Compulsory voting has its champions, including Labour MP Clare Curran. Before the 2010 local body elections, while urging people to vote, she declared her support for laws requiring people to vote. "I believe it's not only the right of every citizen to vote, it's a responsibility," she said.
Calls for compulsory voting were re-ignited by the lowest voter turnout in more than 100 years (74.21 per cent) at the 2011 general election. Some pundits contrasted this apathy with the extraordinary steps people take in authoritarian countries to win the right to vote, then exercise it. At the first presidential election in Egypt after the 2011 revolution, queues were reported to have stretched up to 3 kilometres.
Australia is among the countries with compulsory voting, although the law demands only that voters have their names marked off to show they attended a polling place. It is not compulsory to actually mark the ballot paper.
Polls regularly show 70-80 per cent of Australians support mandatory voting.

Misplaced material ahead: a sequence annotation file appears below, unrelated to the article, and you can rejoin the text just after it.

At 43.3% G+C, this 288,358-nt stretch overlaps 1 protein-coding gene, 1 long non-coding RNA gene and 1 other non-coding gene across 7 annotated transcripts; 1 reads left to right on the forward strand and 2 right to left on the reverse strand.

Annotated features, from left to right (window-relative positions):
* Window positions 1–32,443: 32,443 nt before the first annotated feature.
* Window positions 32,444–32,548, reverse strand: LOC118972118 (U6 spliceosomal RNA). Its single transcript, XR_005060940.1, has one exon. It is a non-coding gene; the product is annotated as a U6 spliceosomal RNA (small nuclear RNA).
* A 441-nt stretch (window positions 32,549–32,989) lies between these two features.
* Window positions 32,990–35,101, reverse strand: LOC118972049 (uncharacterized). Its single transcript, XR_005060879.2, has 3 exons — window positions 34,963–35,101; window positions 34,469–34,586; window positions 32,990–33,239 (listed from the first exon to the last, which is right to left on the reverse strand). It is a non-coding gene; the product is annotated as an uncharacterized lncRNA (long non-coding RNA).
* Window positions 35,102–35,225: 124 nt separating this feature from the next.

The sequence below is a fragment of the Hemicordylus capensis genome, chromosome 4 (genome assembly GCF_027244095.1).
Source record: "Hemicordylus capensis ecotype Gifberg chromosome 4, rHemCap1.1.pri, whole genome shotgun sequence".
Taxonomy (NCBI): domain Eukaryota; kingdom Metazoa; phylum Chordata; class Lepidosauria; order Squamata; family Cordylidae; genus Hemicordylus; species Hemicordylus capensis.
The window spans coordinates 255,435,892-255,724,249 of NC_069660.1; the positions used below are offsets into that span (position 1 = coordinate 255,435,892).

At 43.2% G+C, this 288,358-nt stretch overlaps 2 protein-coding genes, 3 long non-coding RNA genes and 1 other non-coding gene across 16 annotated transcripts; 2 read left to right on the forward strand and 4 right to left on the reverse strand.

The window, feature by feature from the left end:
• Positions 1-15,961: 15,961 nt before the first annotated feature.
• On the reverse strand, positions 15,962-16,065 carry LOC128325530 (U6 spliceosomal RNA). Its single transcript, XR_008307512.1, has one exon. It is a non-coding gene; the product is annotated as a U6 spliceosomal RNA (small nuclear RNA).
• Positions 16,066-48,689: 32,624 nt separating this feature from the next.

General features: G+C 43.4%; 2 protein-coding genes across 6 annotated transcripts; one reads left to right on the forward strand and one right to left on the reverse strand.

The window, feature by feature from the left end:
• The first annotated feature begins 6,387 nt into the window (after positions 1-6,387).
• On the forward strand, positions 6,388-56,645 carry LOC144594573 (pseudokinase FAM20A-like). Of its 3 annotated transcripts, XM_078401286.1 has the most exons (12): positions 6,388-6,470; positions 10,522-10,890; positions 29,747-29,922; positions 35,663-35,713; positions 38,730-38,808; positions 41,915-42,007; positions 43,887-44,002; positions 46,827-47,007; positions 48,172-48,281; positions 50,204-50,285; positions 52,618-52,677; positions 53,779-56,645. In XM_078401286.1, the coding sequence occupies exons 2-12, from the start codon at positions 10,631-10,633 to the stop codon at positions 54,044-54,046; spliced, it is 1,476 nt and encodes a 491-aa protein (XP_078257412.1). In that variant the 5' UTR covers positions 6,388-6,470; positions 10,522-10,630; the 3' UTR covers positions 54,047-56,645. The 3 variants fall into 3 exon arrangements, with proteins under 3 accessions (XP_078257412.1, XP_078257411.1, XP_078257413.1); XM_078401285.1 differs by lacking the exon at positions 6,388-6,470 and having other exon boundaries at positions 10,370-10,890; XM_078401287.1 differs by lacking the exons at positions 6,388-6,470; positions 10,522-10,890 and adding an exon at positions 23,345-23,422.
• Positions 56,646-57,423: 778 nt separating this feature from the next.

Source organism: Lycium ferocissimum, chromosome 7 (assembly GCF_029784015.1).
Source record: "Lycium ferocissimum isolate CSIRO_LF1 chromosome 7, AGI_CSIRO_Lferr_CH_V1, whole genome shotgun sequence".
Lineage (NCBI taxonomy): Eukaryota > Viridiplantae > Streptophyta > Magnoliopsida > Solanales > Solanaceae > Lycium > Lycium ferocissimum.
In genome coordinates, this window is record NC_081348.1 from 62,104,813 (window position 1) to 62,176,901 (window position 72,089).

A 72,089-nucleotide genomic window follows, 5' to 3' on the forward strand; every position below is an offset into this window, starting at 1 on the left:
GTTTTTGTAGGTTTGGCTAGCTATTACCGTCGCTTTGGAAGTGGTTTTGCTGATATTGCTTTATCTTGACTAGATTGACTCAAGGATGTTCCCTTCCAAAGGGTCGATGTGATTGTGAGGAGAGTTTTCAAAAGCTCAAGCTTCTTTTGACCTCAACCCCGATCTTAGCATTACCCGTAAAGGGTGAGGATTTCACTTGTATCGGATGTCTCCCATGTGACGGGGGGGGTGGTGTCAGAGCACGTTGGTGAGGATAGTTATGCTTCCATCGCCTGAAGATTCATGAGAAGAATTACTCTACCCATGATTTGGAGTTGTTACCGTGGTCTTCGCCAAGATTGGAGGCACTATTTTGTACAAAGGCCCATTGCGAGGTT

But in Queensland, a review of the electoral laws will consider making voting voluntary at state elections.
A discussion paper canvasses views on electoral reforms, ranging from the dumping of compulsory voting to public funding of election campaigns.
Among the arguments for compulsion, mandatory voting ensures the government represents a majority of the population, not just of the numbers who vote. Elected leaders accordingly can claim greater political legitimacy than in countries with non-compulsory systems and lower voter turnouts. Queensland Attorney-General Jarrod Bleijie colourfully declared: "No-one should whinge about governments they elect because they all had the chance to vote".
As battle lines are drawn, the notion that rights have obligations attached is among the more powerful arguments advanced by supporters of compulsion.
They say Australians take pride that their voting system is more egalitarian than in countries where voting is voluntary, and they maintain that the right to citizenship carries an obligation to vote, just as it carries obligations to pay taxes and serve on juries.
The counter-argument is the freedom to vote is meaningless unless there is also the freedom not to vote, or the freedom to be indifferent to governance and not have to report to polling officials.
- Waikato Times